Lately I’ve been finally working my way through the original TZ episodes, having bought the complete box set about 20 years ago. It’s mostly a nostalgia thing for me. Back in the mid-eighties as a young university student, I would often cycle over to my parents’ house on a Friday night for tea. That’s where I think I first fell in love with the old black and white episodes on a late night weekly re-run.
I have subsequently seen all the other versions, from the eighties through to Jordan Peele’s recent iterations, but for me, there’s nothing like the nostalgia kick of these old episodes. Always introduced by Rod Serling with his trademark cigarette in hand (not knowing that his three pack-a-day habit would contribute to him dropping dead at just 50 years old). I love the lost world these old episodes portray. The hats, the baggy suits, the giant cars, the constant chain smoking, the mores and the clichéd characters. It’s edifying when you realise that almost every actor in these episodes is no longer with us. There’s a lot of famous faces too; William Shatner, Charles Bronson, Elizabeth Montgomery, Agnes Moorhead, Billy Mumy, a very young Dennis Hopper talking to Hitler about Trumpism, Burgess Meredith …that guy who played Larry in Bewitched…
Sure, some episodes seem to descend into self-parody with the passing of time. I’m reminded of a Seinfeld bit:
Jerry: I’m not buying this. This is like that Twilight Zone Episode, where the guy wakes up and he’s the same, but everyone else is different.
Kramer: Ooh which one was that?
Jerry: AAH THEY WERE ALL LIKE THAT!
A lot of the stories haven’t aged well. I know I’ve grown more cynical with age , but I had to really look to pick out the gems which I thought had stood the test of time. The first three seasons’ episodes ran for just 30 minutes, and I think it’s difficult to convey a lot of emotion in such a short space. A different problem emerged from season four, when the time slot stretched out to an hour. They had to work extra hard to keep the audience’s interest piqued before the payoff, and it didn’t always work. Occasionally, they really nailed it with these little morality tales, for that’s what most of them were. They employed some great writers too, like Charles Beaumont and Ray Bradbury.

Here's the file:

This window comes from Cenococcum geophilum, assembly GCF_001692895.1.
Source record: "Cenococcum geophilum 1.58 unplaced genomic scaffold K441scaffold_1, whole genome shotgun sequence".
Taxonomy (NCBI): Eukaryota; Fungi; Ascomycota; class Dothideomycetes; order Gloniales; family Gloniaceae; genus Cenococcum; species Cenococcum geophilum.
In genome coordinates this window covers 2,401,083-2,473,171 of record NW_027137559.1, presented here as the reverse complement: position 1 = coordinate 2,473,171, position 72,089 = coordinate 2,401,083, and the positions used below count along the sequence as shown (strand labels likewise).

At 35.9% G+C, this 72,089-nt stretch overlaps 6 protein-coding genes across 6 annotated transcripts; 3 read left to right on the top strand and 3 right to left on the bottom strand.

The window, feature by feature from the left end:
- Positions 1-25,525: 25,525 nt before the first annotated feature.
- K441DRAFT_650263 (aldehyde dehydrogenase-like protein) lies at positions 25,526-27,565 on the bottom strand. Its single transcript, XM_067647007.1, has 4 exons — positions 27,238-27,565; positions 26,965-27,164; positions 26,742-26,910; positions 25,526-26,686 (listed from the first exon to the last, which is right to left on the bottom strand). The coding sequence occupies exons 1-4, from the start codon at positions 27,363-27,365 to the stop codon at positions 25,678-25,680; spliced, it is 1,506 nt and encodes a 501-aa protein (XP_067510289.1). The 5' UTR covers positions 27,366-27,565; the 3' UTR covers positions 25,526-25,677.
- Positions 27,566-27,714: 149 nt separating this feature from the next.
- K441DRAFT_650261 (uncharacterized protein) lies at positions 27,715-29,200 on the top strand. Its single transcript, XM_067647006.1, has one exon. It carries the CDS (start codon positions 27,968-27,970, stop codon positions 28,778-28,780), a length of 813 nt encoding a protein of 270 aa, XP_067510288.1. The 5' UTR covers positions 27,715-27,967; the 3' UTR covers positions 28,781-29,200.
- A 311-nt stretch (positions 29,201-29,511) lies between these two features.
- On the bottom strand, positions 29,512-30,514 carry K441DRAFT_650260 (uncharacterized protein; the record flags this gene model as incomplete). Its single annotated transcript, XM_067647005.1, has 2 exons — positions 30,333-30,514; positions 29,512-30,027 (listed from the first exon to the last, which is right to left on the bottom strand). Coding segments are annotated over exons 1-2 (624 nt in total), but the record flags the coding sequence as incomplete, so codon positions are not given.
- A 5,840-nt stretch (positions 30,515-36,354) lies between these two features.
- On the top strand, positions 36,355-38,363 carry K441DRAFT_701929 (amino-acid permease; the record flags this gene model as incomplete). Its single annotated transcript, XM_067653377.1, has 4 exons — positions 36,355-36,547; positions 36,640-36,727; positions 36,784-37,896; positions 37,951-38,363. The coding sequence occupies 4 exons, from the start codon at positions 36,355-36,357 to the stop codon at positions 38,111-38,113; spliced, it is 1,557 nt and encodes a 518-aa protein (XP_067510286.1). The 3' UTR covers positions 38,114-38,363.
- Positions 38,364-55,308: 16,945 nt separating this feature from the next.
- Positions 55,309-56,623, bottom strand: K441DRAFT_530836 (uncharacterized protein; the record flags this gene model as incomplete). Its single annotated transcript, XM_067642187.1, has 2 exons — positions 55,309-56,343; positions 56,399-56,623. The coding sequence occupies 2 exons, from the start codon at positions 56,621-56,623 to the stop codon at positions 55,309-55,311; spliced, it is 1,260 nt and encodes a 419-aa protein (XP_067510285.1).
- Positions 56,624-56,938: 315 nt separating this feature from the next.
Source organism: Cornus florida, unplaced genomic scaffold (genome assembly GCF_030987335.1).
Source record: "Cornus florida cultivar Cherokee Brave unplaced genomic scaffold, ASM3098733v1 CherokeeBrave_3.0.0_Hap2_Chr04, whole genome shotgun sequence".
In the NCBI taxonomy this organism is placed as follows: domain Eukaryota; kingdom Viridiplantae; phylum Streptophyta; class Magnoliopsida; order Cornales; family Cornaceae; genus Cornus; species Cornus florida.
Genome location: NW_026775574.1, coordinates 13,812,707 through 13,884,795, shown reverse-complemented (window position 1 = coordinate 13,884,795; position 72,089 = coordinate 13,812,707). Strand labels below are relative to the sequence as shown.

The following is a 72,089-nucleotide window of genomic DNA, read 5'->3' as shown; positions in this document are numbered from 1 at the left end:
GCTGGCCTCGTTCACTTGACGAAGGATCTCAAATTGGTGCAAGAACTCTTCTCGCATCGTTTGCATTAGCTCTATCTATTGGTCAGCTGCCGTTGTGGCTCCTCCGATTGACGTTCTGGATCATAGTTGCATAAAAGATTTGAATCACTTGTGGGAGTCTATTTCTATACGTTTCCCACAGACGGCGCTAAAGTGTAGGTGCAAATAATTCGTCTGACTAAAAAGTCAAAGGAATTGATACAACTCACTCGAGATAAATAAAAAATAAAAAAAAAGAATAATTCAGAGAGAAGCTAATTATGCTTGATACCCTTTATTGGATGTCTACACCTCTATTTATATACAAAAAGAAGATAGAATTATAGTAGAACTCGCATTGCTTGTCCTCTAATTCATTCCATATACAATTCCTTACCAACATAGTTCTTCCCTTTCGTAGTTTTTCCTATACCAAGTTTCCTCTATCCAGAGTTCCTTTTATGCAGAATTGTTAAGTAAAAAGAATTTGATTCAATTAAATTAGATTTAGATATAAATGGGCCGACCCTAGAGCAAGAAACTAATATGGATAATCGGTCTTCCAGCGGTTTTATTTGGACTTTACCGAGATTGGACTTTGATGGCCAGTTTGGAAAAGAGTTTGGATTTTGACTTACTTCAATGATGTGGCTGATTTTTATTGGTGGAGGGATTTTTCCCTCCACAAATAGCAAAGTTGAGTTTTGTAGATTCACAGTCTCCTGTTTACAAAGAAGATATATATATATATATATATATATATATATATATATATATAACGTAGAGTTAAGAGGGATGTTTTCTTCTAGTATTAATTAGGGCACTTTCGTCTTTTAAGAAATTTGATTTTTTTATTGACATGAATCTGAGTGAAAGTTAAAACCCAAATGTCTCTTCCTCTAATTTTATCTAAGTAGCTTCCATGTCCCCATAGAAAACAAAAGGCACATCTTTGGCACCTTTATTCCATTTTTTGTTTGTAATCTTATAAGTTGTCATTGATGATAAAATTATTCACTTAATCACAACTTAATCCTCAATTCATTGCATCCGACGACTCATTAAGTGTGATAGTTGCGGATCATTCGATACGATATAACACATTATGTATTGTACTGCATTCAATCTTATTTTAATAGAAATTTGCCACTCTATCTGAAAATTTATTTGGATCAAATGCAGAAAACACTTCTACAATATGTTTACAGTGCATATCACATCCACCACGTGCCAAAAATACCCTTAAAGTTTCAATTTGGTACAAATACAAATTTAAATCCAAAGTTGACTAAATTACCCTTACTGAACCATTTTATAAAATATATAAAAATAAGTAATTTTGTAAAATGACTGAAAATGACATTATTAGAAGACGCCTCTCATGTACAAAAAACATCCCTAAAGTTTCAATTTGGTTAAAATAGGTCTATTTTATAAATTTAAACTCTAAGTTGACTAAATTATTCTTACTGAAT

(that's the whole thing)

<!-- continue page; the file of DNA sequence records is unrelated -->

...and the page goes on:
My favourite episodes are the ones that present a meditation on loss, regret, grief, aging or longing, a nostalgic sense of lost youth and lost worlds. Stories like “Kick the Can”, and “Walking Distance”, which has some beautiful dialogue – an understanding father telling his returning adult son that he cannot remain in the childhood of his own past (Maybe there’s only one summer to every customer), “A Stop at Willoughby”, “All the Time in the World,” and my all-time favourite, “Death Ship”, penned by Richard Matheson. The title gives it away, but it’s a classic take on one man’s stubborn refusal to accept the inevitability of death, even when confronted with his own remains. I loved this episode when I was young, and I still love it today.
As an addendum to this trip down memory lane, I penned a little Twilight Zone intro of my own to leave you with.
Picture a man thrown backwards in time, into a mash up of every Twilight Zone episode from 1959 to 1965.
What the… where am I? Who are you people, and why am I in black and white?
No, I don’t want a cigarette. Will you please stop asking?
You can’t light up in here… this is a public building.
All of you, stop it… stop smoking!
Didn’t you see the warnings?
…the health warnings… why… you must have seen them.
Stop it! Stop smoking… STOP IT!!!”
The Twilight Zone is currently streaming on Network Ten, Prime Video, and Paramount Plus.